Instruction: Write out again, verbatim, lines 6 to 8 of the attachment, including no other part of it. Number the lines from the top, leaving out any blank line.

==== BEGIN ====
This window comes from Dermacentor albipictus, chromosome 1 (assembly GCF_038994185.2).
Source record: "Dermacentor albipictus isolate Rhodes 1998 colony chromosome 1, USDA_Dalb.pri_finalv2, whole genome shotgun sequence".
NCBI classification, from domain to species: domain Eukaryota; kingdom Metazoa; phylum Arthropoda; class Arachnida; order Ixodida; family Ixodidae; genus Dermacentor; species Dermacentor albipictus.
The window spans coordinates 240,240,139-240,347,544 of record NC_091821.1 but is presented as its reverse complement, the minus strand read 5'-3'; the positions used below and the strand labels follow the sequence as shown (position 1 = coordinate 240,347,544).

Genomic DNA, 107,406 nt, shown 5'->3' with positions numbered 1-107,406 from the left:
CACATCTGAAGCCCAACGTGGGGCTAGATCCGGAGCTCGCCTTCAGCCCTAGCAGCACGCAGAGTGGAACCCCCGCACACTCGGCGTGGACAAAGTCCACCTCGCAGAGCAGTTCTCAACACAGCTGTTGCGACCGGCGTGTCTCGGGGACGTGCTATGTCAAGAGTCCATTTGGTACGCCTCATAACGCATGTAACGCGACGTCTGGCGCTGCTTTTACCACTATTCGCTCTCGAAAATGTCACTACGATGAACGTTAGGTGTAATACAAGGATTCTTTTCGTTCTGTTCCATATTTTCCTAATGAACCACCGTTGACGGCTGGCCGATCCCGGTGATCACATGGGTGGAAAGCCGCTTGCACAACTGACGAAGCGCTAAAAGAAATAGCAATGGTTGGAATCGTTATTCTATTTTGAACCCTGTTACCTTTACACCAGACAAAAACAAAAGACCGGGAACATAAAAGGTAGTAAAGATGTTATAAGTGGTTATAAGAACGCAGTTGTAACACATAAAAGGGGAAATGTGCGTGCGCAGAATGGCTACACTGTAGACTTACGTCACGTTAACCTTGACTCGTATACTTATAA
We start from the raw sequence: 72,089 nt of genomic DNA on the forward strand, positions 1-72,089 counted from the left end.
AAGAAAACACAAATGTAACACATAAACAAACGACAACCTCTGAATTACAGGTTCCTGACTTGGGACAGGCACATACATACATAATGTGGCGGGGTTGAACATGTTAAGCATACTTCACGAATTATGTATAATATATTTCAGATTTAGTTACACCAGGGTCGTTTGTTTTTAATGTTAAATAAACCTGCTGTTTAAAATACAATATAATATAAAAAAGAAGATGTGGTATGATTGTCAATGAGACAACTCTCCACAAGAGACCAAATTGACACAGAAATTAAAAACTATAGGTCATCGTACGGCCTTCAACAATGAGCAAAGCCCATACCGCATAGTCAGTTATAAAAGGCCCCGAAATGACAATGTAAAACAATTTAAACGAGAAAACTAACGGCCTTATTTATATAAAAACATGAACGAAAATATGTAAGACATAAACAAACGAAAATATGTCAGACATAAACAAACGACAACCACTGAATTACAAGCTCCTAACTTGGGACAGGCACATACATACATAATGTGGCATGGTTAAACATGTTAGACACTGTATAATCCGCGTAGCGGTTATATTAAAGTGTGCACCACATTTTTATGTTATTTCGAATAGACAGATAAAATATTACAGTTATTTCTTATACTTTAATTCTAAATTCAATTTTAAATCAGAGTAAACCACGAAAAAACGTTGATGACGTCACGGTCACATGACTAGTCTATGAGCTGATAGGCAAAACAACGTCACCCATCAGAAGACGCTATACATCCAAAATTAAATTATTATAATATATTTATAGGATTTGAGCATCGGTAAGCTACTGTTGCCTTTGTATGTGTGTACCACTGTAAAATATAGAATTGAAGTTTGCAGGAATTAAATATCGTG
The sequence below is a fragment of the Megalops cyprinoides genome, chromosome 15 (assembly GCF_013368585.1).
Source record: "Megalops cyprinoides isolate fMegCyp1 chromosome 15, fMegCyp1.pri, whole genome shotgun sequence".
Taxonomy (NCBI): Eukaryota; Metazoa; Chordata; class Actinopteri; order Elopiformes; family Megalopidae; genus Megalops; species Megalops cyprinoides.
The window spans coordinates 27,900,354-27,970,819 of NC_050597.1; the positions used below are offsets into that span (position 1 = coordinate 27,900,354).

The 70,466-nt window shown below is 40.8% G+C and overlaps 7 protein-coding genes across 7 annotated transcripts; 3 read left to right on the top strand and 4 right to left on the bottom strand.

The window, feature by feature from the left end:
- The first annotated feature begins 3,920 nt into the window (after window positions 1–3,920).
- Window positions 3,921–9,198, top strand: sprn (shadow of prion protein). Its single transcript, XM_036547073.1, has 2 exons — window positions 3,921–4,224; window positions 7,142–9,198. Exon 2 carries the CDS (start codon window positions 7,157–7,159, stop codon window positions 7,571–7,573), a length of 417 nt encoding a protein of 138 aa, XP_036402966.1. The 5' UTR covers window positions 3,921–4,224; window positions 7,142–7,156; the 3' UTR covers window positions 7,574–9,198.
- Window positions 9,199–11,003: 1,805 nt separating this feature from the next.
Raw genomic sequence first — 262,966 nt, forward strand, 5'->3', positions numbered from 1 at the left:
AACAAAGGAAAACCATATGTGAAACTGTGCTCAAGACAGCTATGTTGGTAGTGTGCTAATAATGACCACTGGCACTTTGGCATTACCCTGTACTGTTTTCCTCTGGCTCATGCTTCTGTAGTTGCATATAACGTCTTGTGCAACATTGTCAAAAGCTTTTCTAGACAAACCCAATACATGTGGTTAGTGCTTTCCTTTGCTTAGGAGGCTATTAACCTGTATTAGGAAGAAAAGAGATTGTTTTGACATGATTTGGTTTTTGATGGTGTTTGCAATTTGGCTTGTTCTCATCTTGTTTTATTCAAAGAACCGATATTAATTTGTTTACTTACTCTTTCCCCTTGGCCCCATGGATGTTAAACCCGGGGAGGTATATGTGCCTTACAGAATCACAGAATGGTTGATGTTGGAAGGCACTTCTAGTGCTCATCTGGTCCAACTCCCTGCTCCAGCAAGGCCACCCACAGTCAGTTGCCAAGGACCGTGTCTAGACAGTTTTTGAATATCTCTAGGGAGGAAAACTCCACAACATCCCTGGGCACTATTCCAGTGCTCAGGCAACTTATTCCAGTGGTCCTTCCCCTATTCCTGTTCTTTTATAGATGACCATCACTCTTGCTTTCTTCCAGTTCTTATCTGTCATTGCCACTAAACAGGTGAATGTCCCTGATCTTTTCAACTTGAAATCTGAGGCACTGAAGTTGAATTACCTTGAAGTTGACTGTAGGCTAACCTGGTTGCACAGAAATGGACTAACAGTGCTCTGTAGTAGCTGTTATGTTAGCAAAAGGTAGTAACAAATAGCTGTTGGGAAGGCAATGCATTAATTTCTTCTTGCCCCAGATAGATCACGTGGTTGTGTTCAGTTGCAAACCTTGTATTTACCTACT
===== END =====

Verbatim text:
CACATCTGAAGCCCAACGTGGGGCTAGATCCGGAGCTCGCCTTCAGCCCTAGCAGCACGCAGAGTGGAACCCCCGCACACTCGGCGTGGACAAAGTCCACCTCGCAGAGCAGTTCTCAACACAGCTGTTGCGACCGGCGTGTCTCGGGGACGTGCTATGTCAAGAGTCCATTTGGTACGCCTCATAACGCATGTAACGCGACGTCTGGCGCTGCTTTTACCACTATTCGCTCTCGAAAATGTCACTACGATGAACGTTAGGTGTAATACAAGGATTCTTTTCGTTCTGTTCCATATTTTCCTAATGAACCACCGTTGACGGCTGGCCGATCCCGGTGATCACATGGGTGGAAAGCCGCTTGCACAACTGACGAAGCGCTAAAAGAAATAGCAATGGTTGGAATCGTTATTCTATTTTGAACCCTGTTACCTTTACACCAGACAAAAACAAAAGACCGGGAACATAAAAGGTAGTAAAGATGTTATAAGTGGTTATAAGAACGCAGTTGTAACACATAAAAGGGGAAATGTGCGTGCGCAGAATGGCTACACTGTAGACTTACGTCACGTTAACCTTGACTCGTATACTTATAA
We start from the raw sequence: 72,089 nt of genomic DNA on the forward strand, positions 1-72,089 counted from the left end.
AAGAAAACACAAATGTAACACATAAACAAACGACAACCTCTGAATTACAGGTTCCTGACTTGGGACAGGCACATACATACATAATGTGGCGGGGTTGAACATGTTAAGCATACTTCACGAATTATGTATAATATATTTCAGATTTAGTTACACCAGGGTCGTTTGTTTTTAATGTTAAATAAACCTGCTGTTTAAAATACAATATAATATAAAAAAGAAGATGTGGTATGATTGTCAATGAGACAACTCTCCACAAGAGACCAAATTGACACAGAAATTAAAAACTATAGGTCATCGTACGGCCTTCAACAATGAGCAAAGCCCATACCGCATAGTCAGTTATAAAAGGCCCCGAAATGACAATGTAAAACAATTTAAACGAGAAAACTAACGGCCTTATTTATATAAAAACATGAACGAAAATATGTAAGACATAAACAAACGAAAATATGTCAGACATAAACAAACGACAACCACTGAATTACAAGCTCCTAACTTGGGACAGGCACATACATACATAATGTGGCATGGTTAAACATGTTAGACACTGTATAATCCGCGTAGCGGTTATATTAAAGTGTGCACCACATTTTTATGTTATTTCGAATAGACAGATAAAATATTACAGTTATTTCTTATACTTTAATTCTAAATTCAATTTTAAATCAGAGTAAACCACGAAAAAACGTTGATGACGTCACGGTCACATGACTAGTCTATGAGCTGATAGGCAAAACAACGTCACCCATCAGAAGACGCTATACATCCAAAATTAAATTATTATAATATATTTATAGGATTTGAGCATCGGTAAGCTACTGTTGCCTTTGTATGTGTGTACCACTGTAAAATATAGAATTGAAGTTTGCAGGAATTAAATATCGTG